Tough and feisty, Frontpage columnist and acclaimed author Rachel Ehrenfeld has been battling Saudi sponsors of terrorism in print for years. Now she’s taking the fight to the courtroom.
While she didn’t start the current face-off—she was sued first by a prominent Saudi billionaire—she is trying to blaze a new path for other authors who otherwise might be gun shy about taking on petrol princes.
After publishing Funding Evil in 2003, which boasts an introduction by former CIA Director Jim Woolsey, Rachel Ehrenfeld became the latest victim of the litigious former banker for the Saudi royal family, Khalid bin Mahfouz. He sued her for libel, though not in American courts, which properly balance plaintiffs’ concerns about harm to reputation with freedom of speech.
No, bin Mahfouz—whose name may sound familiar from the collapse of BCCI (Bank of Credit & Commerce International) in 1991—chose the forum that has been kindest to him and myriad others seeking an easy win in a libel case: British courts.
Though American common law is largely derived from the British system, defamation cases on the other side of the Atlantic start out from a fundamentally different perspective. British courts force authors to prove that what they wrote was true—which is not as easy as it sounds when evidentiary rules and other procedural hurdles are factored in. And the real kicker is that the scales start out tipped in favor of the plaintiff—which is sort of like giving the person suing a 5-mile head start in a 10-mile race.
As you’d expect when starting out at such a tremendous disadvantage, defending yourself against defamation in British courts carries an eye-popping price tag. So it’s of little surprise that few non-Brits voluntarily choose to do so. And since the only way damages ordered by a British court must be paid is if the plaintiff asks an American court to enforce the foreign judge's ruling, an author is generally better off taking his chances by waiting to see if the lawsuit comes stateside.
But playing it safe has a huge downside: it calls into question an author’s veracity and does unmeasurable harm to his reputation. And the obvious benefit for the plaintiff is the ability to hold up a default judgment that supposedly “clears” his “good name.”
Ehrenfeld wasn’t having any of that. True to her nature, she refused sit still while her name got sucker punched, so she and her lawyer crafted a novel legal theory. She’s countersuing bin Mahfouz—but in America, not in England.
No one’s ever tried anything quite like it. Ehrenfeld is hoping to get the U.S. District Court in Manhattan to rule that whatever damages bin Mahfouz wins in Britain will be unforceable in the United States. Her argument is sound: the Saudi billionaire is forum-shopping by suing in Britain—a country where neither he nor Ehrenfeld resides and where Funding Evil wasn’t even published or widely available—because there’s no way he’d win a libel case in America.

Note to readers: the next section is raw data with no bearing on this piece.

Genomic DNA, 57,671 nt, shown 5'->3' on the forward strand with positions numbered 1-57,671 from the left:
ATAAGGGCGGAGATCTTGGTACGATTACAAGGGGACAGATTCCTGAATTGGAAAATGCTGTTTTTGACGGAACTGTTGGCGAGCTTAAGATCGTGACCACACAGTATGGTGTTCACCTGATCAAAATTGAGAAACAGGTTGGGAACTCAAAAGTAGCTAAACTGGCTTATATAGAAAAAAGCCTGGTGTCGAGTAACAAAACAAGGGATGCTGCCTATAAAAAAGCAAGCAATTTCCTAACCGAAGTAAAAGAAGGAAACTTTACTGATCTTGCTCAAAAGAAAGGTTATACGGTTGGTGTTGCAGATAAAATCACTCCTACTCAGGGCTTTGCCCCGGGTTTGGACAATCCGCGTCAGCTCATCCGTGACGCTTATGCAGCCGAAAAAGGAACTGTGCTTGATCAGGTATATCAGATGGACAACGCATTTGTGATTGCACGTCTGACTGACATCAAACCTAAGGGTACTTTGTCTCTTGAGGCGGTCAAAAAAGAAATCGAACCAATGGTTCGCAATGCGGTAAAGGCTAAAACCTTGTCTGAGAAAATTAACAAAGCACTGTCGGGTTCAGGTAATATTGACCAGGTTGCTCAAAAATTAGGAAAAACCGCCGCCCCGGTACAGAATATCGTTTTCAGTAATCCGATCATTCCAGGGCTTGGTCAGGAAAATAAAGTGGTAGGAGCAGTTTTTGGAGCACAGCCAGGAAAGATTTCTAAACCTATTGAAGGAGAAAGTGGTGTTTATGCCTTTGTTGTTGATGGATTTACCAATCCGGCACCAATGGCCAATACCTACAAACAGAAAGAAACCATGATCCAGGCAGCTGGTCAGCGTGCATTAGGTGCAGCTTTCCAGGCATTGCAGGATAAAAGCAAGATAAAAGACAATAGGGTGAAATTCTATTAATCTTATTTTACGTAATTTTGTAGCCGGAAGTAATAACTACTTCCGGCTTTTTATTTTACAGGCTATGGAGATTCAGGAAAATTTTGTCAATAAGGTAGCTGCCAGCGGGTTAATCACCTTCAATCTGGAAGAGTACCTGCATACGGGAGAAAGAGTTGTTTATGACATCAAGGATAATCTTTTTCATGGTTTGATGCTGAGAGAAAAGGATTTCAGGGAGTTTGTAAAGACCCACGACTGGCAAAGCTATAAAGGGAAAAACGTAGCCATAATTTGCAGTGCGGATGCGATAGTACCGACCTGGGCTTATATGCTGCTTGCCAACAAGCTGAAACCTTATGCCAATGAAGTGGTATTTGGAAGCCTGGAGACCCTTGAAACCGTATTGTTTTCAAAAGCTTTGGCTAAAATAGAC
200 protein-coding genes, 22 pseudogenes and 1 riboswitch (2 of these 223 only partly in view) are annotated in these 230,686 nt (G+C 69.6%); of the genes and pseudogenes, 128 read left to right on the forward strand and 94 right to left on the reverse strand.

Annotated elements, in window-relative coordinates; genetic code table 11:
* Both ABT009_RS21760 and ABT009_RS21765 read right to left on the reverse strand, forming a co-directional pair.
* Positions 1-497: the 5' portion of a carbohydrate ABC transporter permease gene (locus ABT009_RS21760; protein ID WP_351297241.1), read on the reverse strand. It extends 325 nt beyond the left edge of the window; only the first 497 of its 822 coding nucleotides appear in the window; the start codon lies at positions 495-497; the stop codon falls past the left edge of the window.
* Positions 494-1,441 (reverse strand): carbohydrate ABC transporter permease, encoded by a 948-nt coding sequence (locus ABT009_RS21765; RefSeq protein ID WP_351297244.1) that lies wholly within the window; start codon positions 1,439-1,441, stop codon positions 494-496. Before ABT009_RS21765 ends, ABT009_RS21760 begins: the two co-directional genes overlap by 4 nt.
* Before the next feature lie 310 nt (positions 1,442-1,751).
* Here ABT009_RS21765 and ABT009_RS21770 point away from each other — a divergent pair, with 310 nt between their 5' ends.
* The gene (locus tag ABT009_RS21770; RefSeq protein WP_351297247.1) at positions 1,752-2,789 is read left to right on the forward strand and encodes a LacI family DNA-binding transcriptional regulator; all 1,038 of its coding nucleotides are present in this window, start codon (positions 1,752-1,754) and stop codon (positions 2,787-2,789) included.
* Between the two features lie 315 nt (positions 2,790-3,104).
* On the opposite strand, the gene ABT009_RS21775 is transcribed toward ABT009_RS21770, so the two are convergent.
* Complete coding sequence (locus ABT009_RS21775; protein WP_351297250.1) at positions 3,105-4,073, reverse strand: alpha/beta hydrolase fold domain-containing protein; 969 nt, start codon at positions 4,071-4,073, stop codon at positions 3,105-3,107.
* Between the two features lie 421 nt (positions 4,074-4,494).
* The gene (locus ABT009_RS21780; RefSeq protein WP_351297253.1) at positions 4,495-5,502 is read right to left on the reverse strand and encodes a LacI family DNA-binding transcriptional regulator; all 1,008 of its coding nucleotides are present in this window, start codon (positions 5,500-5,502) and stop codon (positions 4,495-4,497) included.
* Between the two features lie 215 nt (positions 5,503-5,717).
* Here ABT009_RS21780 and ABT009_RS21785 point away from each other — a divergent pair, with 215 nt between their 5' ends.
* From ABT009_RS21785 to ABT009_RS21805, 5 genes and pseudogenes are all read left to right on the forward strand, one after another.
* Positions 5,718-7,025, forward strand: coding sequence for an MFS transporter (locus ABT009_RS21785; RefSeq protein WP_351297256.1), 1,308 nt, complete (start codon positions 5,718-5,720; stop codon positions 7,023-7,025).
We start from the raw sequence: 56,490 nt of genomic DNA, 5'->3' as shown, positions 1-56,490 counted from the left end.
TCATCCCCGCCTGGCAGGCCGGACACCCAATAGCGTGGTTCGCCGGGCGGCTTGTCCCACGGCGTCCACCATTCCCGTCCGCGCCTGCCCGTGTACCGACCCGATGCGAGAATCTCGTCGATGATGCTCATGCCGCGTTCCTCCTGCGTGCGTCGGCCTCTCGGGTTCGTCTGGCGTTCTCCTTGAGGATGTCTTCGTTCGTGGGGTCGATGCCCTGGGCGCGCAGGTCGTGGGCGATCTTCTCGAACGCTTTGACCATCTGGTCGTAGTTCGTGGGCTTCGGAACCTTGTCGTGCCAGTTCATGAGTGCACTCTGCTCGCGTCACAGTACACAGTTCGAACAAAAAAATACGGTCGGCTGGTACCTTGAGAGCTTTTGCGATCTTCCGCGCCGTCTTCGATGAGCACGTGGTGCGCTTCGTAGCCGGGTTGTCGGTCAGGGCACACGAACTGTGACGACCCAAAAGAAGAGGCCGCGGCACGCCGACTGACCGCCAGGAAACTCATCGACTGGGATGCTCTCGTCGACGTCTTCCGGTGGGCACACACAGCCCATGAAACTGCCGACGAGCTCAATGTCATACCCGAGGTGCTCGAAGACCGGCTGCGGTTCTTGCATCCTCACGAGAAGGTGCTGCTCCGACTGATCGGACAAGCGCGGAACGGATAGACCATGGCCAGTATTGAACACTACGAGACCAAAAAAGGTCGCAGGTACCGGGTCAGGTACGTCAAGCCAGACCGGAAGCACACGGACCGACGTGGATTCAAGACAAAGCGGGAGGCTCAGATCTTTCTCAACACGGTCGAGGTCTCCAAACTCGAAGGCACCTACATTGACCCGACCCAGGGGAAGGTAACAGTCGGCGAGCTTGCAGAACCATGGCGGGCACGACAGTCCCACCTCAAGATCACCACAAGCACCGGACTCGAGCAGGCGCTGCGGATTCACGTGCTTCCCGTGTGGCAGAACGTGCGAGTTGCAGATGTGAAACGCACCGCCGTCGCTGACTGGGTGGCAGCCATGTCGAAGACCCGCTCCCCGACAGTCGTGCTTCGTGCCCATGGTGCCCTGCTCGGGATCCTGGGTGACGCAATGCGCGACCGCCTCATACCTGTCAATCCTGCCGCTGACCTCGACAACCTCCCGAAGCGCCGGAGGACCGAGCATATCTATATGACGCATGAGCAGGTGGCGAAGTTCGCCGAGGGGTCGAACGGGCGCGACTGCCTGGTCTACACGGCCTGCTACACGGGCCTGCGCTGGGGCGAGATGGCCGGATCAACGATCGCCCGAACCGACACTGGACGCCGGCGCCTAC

Ehrenfeld’s contention that bin Mahfouz has significant links to terrorism generally and al Qaeda specifically is backed by no less an authority than the U.S. Treasury Department, which called one of his Islamic charities an “al Qaeda front.” The Saudi billionaire founded the Muwaffaq Foundation in 1992, and his son is quoted in Forbes Magazine as having funded it with as much as $30 million.
The U.S. countersuit is still at an early stage, and Ehrenfeld is testing out a new legal theory against the best legal counsel a billionaire can buy. The judge might tell her to wait until bin Mahfouz actually attempts to collect damages in the U.S. Bin Mahfouz already won an uncontested default judgment last December, and the damages phase of the trial won’t happen until next month. He is seeking £100,000 (U.S. $180,000).
But if the court waits for bin Mahfouz to bring his lawsuit across the Atlantic—which he may never do—then there won’t be a precedent that would apply in future cases. Such a precedent would likely free writers and publishers of concern that their names will be sullied and their bank accounts potentially wiped out for simply pursuing the truth.
If Ehrenfeld is as successful in her countersuit as she was in writing her book, then many authors will feel safe in following in her footsteps. That would be good news for everyone—except bin Mahfouz.